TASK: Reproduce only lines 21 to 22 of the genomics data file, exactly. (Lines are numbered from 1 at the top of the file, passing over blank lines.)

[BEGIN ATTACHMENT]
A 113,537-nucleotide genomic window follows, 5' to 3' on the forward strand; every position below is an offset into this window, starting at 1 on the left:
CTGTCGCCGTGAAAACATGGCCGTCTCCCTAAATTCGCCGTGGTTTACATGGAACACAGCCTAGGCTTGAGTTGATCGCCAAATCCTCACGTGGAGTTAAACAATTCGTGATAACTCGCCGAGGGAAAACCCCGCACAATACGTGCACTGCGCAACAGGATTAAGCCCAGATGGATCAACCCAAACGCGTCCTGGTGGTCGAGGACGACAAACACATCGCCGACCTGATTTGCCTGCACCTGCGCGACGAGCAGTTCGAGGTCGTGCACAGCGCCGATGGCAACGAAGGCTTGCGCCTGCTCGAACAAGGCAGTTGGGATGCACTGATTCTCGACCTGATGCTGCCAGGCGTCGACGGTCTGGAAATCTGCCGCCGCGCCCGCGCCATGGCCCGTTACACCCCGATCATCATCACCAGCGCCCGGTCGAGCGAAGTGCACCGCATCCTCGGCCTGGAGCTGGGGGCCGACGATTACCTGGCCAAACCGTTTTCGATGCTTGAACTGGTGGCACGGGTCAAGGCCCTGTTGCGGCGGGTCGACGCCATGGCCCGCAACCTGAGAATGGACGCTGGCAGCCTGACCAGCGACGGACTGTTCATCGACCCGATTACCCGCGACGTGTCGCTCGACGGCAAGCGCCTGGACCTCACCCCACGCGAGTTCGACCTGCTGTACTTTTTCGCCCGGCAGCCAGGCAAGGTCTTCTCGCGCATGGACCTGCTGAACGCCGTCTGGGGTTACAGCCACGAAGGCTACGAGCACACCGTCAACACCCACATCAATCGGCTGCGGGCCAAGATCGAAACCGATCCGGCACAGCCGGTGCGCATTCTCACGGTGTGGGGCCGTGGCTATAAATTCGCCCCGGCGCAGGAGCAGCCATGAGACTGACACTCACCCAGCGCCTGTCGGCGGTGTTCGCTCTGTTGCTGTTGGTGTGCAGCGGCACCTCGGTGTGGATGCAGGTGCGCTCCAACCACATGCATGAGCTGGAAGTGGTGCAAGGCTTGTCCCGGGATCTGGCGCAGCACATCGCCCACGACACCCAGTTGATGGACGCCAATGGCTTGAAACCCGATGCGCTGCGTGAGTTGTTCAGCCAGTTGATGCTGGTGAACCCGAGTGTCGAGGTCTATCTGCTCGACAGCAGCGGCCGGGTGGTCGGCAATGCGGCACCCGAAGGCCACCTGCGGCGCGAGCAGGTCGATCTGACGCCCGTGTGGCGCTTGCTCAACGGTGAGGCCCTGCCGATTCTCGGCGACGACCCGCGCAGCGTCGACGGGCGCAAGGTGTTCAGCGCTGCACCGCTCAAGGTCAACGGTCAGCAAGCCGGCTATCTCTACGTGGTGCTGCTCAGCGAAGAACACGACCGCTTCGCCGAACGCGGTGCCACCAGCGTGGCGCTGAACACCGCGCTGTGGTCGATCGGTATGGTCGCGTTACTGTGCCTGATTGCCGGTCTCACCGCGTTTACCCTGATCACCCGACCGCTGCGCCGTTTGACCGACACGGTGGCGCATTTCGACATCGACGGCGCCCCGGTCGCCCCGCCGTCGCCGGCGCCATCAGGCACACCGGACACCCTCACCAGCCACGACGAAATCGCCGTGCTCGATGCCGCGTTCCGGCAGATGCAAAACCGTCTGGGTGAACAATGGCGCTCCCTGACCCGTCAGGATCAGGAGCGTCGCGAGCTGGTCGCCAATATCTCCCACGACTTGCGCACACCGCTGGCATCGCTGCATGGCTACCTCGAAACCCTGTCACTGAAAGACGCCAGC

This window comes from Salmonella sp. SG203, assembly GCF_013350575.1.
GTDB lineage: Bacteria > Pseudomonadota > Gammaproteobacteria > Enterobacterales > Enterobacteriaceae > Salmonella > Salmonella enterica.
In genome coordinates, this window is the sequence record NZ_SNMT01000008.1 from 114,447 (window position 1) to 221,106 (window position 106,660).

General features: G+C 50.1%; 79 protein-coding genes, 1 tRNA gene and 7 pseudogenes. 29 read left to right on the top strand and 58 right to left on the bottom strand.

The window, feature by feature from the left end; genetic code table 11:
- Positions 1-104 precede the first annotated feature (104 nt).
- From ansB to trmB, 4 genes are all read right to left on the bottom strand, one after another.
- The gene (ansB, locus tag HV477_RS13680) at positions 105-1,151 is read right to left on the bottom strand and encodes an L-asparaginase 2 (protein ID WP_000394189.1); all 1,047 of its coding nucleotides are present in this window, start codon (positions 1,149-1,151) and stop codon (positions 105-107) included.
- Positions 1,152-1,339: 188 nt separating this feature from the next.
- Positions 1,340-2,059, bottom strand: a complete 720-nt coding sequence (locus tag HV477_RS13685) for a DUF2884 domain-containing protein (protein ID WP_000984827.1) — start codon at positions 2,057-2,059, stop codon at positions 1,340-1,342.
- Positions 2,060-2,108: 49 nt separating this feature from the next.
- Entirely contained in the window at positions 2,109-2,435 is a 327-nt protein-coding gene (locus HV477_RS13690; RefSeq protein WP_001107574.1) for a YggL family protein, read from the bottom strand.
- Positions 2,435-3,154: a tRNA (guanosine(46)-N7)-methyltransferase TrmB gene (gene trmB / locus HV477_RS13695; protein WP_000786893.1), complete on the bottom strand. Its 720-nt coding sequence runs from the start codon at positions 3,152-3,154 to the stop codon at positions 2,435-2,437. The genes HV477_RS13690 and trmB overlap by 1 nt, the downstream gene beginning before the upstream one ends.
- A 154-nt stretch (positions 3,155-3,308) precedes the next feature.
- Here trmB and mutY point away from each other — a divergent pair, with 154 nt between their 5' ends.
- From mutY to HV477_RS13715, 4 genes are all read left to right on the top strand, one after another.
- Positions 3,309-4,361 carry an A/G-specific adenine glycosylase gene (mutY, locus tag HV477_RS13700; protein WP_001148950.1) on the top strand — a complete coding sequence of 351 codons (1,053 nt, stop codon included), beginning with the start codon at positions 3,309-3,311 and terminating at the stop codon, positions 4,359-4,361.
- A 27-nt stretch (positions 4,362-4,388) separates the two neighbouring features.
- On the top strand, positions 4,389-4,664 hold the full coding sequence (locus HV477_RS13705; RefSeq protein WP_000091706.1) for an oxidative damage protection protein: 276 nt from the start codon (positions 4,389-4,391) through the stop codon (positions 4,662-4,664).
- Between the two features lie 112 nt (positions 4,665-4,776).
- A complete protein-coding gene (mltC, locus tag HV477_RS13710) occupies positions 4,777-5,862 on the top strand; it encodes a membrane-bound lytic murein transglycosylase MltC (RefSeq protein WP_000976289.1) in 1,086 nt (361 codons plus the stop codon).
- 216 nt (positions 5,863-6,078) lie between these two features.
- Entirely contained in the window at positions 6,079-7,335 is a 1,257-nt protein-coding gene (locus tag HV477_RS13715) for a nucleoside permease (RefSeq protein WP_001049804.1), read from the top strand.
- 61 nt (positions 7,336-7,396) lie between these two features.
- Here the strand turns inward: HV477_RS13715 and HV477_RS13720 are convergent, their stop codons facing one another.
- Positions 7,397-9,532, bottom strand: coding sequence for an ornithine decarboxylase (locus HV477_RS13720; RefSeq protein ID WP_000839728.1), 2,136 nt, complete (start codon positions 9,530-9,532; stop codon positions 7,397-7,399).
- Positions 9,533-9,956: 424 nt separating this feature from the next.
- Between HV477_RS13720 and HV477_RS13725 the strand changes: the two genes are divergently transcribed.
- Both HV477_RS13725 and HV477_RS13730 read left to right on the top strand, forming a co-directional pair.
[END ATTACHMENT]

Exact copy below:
- On the top strand, positions 4,389-4,664 hold the full coding sequence (locus HV477_RS13705; RefSeq protein WP_000091706.1) for an oxidative damage protection protein: 276 nt from the start codon (positions 4,389-4,391) through the stop codon (positions 4,662-4,664).
- Between the two features lie 112 nt (positions 4,665-4,776).